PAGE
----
So, the mystery remains; the origins of the Basque people and their language are as murky as before. One thing is certain; they didn’t come from outer space. Or did they?
- There are about 2.5 million Basques living in Spain, but only about 700,000 speak the Basque language. The age group with the highest percentage of Basque speakers is those between 16 and 24. The modern version of the language, referred to as Batua, contains many Spanish and French words.
- There are at least five dialects spoken among the Basques, some of which are unintelligible to other Basques.
- During the dictatorship of Francisco Franco from 1939 to 1975, the Basque language was declared illegal.
- “Ancient Genomes Link Early Farmers from Atapuerca in Spain to Modern-Day Basques.” Torsten Günther et al., Proceedings of the National Academy of Sciences of the United States of America, September 8, 2015.
- “Ancient DNA Cracks Puzzle of Basque Origins.” BBC, September 7, 2015.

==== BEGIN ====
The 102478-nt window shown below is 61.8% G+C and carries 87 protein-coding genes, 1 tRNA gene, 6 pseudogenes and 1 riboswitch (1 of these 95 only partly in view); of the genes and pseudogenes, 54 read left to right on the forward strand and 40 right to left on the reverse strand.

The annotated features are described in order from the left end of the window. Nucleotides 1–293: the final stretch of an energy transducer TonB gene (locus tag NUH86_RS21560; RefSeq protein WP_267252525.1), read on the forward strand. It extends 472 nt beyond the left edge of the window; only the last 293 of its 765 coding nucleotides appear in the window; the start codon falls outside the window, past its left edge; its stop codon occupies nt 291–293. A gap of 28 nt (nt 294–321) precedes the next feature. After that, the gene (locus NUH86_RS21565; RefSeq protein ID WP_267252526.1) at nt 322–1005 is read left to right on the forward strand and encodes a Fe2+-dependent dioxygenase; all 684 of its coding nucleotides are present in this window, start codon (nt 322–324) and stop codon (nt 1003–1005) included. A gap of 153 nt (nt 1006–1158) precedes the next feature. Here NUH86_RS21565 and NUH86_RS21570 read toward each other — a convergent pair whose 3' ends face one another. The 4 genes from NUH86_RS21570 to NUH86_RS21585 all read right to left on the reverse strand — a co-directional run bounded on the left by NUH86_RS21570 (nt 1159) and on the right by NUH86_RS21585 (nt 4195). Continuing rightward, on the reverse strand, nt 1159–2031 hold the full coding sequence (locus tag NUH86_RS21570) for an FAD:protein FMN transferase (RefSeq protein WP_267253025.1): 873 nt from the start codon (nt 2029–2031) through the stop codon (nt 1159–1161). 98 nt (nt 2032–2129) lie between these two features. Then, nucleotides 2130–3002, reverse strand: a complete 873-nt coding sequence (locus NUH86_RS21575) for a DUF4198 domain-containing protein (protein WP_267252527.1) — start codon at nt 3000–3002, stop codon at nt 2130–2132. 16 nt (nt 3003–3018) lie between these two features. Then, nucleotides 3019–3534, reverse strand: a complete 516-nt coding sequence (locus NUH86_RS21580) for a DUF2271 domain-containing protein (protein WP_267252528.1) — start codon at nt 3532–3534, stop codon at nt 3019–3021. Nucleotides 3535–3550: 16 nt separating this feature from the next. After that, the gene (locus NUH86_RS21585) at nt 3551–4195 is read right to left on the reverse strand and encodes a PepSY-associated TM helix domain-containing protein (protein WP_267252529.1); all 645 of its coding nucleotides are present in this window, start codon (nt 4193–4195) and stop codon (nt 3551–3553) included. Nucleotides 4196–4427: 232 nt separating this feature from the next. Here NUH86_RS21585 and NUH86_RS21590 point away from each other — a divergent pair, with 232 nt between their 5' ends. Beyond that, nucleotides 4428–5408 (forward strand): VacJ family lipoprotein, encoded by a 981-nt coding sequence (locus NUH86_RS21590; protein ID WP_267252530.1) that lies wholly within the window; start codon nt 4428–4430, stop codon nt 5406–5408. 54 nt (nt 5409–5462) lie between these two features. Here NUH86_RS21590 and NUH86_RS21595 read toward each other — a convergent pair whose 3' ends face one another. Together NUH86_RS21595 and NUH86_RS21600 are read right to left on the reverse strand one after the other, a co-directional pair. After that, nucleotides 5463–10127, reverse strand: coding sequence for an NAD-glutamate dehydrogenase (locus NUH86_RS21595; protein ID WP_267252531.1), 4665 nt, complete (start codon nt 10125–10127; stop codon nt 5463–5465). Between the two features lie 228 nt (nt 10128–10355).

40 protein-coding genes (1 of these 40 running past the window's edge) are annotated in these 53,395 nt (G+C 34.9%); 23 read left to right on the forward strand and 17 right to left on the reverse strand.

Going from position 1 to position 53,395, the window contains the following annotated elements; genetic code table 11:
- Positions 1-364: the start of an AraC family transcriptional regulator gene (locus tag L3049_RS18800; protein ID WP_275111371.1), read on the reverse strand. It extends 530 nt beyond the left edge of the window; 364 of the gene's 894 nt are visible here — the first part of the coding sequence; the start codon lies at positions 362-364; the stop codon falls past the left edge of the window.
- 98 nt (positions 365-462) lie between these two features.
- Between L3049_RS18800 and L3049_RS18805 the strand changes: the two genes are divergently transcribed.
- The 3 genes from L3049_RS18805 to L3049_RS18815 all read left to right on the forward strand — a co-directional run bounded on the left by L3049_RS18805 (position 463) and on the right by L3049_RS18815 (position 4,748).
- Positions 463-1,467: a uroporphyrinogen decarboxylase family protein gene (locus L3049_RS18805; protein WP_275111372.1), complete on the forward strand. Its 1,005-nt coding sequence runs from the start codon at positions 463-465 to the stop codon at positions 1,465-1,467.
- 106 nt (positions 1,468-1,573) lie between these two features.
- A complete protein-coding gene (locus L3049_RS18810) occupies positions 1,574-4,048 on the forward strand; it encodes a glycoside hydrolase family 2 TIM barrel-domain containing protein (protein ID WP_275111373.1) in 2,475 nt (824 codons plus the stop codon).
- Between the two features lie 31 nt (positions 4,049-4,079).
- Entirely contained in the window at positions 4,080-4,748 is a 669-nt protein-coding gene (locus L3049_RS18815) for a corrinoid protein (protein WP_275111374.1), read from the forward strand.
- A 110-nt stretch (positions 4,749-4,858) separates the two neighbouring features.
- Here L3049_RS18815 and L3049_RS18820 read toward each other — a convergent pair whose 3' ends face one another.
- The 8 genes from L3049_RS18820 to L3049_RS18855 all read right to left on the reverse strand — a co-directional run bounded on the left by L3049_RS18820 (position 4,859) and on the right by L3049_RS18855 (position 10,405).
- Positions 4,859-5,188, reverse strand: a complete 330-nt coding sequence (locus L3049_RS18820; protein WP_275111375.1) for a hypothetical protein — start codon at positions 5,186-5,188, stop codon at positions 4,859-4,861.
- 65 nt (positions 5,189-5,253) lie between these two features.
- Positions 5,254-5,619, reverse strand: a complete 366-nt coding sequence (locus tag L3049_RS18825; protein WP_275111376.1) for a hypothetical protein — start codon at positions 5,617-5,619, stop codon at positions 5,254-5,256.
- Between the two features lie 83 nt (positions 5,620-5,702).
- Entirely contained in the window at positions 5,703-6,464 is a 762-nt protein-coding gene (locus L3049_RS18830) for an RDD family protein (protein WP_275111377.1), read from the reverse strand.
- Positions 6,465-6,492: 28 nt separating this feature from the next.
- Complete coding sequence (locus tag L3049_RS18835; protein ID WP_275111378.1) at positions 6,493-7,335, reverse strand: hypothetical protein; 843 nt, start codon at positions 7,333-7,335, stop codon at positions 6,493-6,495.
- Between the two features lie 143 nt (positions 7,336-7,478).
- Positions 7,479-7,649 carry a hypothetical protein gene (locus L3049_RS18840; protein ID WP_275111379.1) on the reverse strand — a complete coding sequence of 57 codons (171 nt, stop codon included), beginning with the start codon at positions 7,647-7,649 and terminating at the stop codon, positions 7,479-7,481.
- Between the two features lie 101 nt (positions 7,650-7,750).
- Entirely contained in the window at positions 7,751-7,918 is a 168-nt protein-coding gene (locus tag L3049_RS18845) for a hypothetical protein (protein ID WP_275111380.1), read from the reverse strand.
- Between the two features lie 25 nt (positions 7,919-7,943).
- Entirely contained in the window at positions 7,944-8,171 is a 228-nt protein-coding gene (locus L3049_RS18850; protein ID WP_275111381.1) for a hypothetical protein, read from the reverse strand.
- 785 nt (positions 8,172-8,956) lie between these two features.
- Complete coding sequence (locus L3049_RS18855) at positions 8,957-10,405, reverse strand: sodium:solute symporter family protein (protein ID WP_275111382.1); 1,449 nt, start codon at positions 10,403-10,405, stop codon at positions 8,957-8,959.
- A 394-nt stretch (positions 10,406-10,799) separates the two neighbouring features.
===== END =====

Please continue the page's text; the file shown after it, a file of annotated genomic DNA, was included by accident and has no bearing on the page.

- “Did the Aliens Plant the Basque Language?” RWS.com (linguistics), November 15, 2012.
- “Armenians and Basques – Similarities Between the Basque and Armenian Languages.”
- Art-A-Tsolum, August 8, 2018.
- “The Surprising Story of the Basque Language.” Justin Calderon, BBC Travel, June 4, 2019.
- “Indo-European Languages.” Cristian Violatti, Ancient History Encyclopedia, May 5, 2014.
- “Basque (Euskara).” Simon Ager, Omniglot.com, undated.
This content is accurate and true to the best of the author’s knowledge and is not meant to substitute for formal and individualized advice from a qualified professional.
© 2019 Rupert Taylor
Liz Westwood from UK on July 10, 2019:
It is interesting to find out how languages develope and where they originate from. I had always assumed that the Basque language was a combination of French and Spanish.
Hari Prasad S from Bangalore on July 09, 2019:
Quite informative. Thanks.